MSM: Report: BP had 3 indications of trouble in hour before blast

(CNN) – BP had three indications of trouble aboard the doomed drill rig Deepwater Horizon in the hour before the April 20 explosion that sank the offshore platform, congressional investigators reported Tuesday.

Witnesses reported the well was spurting liquid and pressure tests indicated “a very large abnormality” was occurring aboard the rig, according to a memo released by the House Energy and Commerce Committee on Tuesday afternoon.

The memo summarizes preliminary findings of BP’s own investigation into the disaster, which left 11 workers dead and uncapped an undersea gusher that has spewed crude oil into the Gulf of Mexico for a month.

The well unexpectedly spouted fluid three times in the 51 minutes before the explosion and pressure on the drill pipe “unexpectedly increased” before the blast, the memo states. In addition, BP’s investigation “raised concerns about the maintenance history, modification, inspection, and testing” of blowout preventer, a critical piece of equipment that has failed to shut down the well. – Source: CNN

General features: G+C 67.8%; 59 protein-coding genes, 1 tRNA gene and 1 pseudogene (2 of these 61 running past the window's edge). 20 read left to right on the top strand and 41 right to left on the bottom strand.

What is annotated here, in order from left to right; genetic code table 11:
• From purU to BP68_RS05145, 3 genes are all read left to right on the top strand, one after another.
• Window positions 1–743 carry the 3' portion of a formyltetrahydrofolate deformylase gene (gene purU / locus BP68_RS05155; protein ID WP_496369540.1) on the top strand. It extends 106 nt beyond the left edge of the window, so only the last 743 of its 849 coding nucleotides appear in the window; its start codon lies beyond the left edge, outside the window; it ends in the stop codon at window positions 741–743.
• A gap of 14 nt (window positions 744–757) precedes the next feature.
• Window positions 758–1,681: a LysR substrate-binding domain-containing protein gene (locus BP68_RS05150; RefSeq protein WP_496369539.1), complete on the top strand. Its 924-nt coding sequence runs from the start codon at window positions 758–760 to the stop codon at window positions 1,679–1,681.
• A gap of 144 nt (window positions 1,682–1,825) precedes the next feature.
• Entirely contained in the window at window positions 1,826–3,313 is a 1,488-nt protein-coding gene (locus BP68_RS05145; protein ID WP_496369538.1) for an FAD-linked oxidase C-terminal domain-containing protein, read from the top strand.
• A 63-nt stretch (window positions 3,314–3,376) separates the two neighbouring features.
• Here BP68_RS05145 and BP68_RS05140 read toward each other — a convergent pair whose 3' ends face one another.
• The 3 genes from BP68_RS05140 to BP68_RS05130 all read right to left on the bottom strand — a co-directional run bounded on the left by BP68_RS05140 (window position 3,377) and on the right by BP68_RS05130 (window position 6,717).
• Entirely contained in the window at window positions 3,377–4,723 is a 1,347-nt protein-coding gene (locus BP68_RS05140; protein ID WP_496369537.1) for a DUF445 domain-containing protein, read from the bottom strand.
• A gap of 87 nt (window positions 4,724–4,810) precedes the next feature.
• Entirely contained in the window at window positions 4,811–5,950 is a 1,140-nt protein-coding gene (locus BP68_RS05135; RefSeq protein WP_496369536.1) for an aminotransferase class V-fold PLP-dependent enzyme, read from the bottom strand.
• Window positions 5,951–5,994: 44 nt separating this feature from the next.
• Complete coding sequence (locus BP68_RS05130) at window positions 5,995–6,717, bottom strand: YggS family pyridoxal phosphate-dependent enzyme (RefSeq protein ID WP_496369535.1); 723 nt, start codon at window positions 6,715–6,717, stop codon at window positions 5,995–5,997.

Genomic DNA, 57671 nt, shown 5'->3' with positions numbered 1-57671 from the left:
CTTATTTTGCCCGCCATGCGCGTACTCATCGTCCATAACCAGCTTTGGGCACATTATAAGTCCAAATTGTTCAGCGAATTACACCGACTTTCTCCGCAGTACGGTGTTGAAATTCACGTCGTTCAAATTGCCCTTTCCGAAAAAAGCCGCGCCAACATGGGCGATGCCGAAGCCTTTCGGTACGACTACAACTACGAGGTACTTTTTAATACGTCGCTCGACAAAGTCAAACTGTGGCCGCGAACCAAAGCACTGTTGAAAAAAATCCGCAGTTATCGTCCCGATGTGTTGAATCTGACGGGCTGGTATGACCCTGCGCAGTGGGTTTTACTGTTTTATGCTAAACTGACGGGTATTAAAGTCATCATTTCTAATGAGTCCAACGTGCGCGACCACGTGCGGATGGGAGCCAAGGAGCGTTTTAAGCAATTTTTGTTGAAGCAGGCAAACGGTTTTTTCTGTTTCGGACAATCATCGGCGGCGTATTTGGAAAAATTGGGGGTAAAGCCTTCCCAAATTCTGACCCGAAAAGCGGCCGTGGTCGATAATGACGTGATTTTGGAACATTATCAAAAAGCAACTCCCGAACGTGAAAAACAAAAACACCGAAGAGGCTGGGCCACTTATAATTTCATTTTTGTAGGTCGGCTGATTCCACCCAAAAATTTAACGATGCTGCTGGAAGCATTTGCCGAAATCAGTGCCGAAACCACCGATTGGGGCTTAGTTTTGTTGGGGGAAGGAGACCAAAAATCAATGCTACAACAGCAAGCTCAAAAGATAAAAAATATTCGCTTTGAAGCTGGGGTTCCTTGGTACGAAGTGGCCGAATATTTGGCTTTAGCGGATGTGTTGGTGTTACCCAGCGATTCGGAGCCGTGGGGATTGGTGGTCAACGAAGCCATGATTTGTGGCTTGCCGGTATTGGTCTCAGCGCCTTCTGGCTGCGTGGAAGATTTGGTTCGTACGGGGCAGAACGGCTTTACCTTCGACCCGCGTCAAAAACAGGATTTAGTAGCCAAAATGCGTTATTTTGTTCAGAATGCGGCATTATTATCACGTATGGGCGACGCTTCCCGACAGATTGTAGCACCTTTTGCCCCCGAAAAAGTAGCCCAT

One thought on “MSM: Report: BP had 3 indications of trouble in hour before blast

  1. BP will soon inject drilling mud and concrete into the broken pipeline at a pressure of 50 barrels per minute in an effort to stop the flow of oil into the Gulf. Unless they know the accurate volume of oil, along with the pressure at which it is escaping, there will be little chance of success.

    Scientists claim that approximately 50,000 to 100,000+ barrels of oil a day are leaking into our coastal waters. Knowing those approximations, we can roughly calculate how many barrels of oil are escaping from the pipe every minute and how much pressure will be needed to cap the well:

    •50,000 barrels a day / 24 hours a day / 60 minutes = 34.72 barrels per minute
    •100,000 barrels a day / 24 hours a day / 60 minutes = 69.44 barrels per minute
    In order for the “Top Kill” plan to work, the drilling mud and concrete must be forced into the pipe at a rate exceeding the pressure at which the oil is escaping. As you can see (above), BP might have a slim chance of success if the pressure from the pipe is below 50 barrels per minute. However, if the oil pressure is above that number (72,000 barrels a day or more), their attempt to seal the well will be ineffective.

    http://www.bp.com/liveassets/bp_internet/globalbp/globalbp_uk_english/homepage/STAGING/local_assets/bp_homepage/html/rov_stream.html

    http://www.calculateme.com/Volume/Gallons/ToBarrels(Petroleum).htm

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